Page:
But it has been with Swim, Dan Snaith’s most recent foray as Caribou, that the consolidation is most noteworthy. It has gone to prove that his electronic intent is at its strongest when purified. The release of 2007’s Andorra carried all the hallmarks of his previous work perfectly, but Swim was incendiary proof that Snaith’s ability to rise to a new aural challenge is pretty much unmatched. Taking obvious influence from his live sets with Four Tet and James Holden, and their own production work as well, the album is a near perfect balance of romantic electronica, bringing in all of his previous influences but having a heart pounding towards the dance floor at its core.
The joyfully infectious ‘Odessa’ and ‘Sun’ showed that Snaith had not lost his knack for a tune from the off, but as the album progressed through a whirlwind of gallant hypnosis towards the heart-breakingly romantic ‘Jamelia’, it was clear that Snaith had created a timeless piece of work that stood on its own as well as it did highlight the prowess of everything and everyone involved and surrounding. It was one of key the electronic triumphs of the year, but is bound to stand triumphantly beyond it.
- Will Grant
5. Arcade Fire The Suburbs
When you’re everyone’s (literally everyone’s) favourite indie band, you’re moving on thin ice. Sure, you might get to share a stage with the one and only Bruce Springsteen and blow a few thousand minds in the process. But you also have to put up with your music being used to get U2 fans ‘pumped’ before Bono et al do their sanctimonious arena rock thing. Arcade Fire’s reaction to being adored by the great as well as the bad and the ugly was to hit everyone with a concept album about being a fucked-up kid in the suburbs.
When the 4-track-teaser dropped a couple of weeks before the release of The Suburbs, there was some consternation regarding the lack of immediately singable hooks and the chamber music feel that had made the band stand out from the pack a few years earlier. And, with the exception of the splendid electro pop of ‘The Sprawl II’ and the driving alternative rock of ‘Empty Room’ (also the most Funeral-like song on the album), there really aren’t many big choruses or crescendos. What this album does have, however, is an almost inexhaustible depth, provided by the almost existentialist lyrics about the pains of growing up in a world indifferent to your dreams and Win Butler’s reliably captivating delivery. Getting older sucks, but it is bands like Arcade Fire and albums like this that will always make us feel like someone gives a shit.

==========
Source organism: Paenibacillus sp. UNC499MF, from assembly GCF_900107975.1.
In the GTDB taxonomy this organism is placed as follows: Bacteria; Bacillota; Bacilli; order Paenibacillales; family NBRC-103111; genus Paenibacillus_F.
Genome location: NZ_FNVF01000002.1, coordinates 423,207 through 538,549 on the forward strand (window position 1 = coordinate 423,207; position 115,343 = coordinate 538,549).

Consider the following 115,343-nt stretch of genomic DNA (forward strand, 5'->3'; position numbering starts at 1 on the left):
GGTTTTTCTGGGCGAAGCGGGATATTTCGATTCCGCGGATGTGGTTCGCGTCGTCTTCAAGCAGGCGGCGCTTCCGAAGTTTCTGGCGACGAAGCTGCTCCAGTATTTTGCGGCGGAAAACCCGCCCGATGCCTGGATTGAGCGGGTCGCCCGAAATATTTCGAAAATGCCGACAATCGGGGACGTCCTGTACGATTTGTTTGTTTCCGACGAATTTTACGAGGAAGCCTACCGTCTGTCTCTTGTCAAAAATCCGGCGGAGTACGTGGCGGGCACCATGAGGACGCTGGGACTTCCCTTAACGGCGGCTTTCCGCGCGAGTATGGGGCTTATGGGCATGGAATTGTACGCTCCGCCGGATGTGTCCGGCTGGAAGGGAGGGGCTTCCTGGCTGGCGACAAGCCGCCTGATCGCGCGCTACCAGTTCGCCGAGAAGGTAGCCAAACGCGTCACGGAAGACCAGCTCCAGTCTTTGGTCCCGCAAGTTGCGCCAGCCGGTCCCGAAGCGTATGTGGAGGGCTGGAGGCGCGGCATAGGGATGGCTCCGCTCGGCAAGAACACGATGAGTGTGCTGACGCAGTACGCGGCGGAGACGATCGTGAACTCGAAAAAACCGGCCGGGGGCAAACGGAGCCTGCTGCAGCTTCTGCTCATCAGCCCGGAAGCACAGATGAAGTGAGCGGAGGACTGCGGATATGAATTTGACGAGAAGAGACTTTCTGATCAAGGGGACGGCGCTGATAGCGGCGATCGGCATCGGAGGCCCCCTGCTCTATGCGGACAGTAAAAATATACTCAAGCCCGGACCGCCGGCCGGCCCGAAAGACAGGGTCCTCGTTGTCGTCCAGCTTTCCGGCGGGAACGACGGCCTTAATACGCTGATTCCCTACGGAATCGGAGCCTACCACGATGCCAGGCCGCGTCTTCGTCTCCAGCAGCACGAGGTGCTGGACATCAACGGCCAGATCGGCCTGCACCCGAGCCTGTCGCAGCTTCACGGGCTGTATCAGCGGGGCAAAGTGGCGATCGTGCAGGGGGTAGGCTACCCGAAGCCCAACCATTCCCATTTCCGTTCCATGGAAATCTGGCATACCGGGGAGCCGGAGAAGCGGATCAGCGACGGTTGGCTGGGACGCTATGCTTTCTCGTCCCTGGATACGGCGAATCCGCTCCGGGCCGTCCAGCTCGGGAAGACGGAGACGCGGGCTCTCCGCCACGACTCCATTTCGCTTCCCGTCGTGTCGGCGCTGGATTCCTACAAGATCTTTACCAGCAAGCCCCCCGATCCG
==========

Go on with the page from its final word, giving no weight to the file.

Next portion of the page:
- Matthias Scherer
4. Gold Panda Lucky Shiner
Chelmsford’s Gold Panda has been quietly making a name for himself over the last year or so with several EPs and a multitude of remixes (not to mention an inclusion in the BBC Sound of 2010 list), but it wasn’t until October this year that he released his debut LP, Lucky Shiner. But, as the old Guinness advert rightly said, good things come to those who wait.
Every track on Lucky Shiner is entirely unique; be it due to the stuttering samples of ‘Vanilla Minus’, or the lone acoustic guitar of ‘Parents’, or the droning sitars of ‘India Lately’, each song has its own distinct sound and personality – no mean feat for a instrumental record. But, despite the tracks’ differences, there’s still a marked sense of cohesion here. Intoxicating and gloriously hazy, the entire album has a dreamlike, almost hypnagogic quality; a joyous, oriental ambience that brings with it a feeling of doe-eyed optimism and an intangible sense of nostalgia. Lucky Shiner is a genuinely enthralling album, an album in which you can become completely lost, time and time again. So go on, immerse yourself.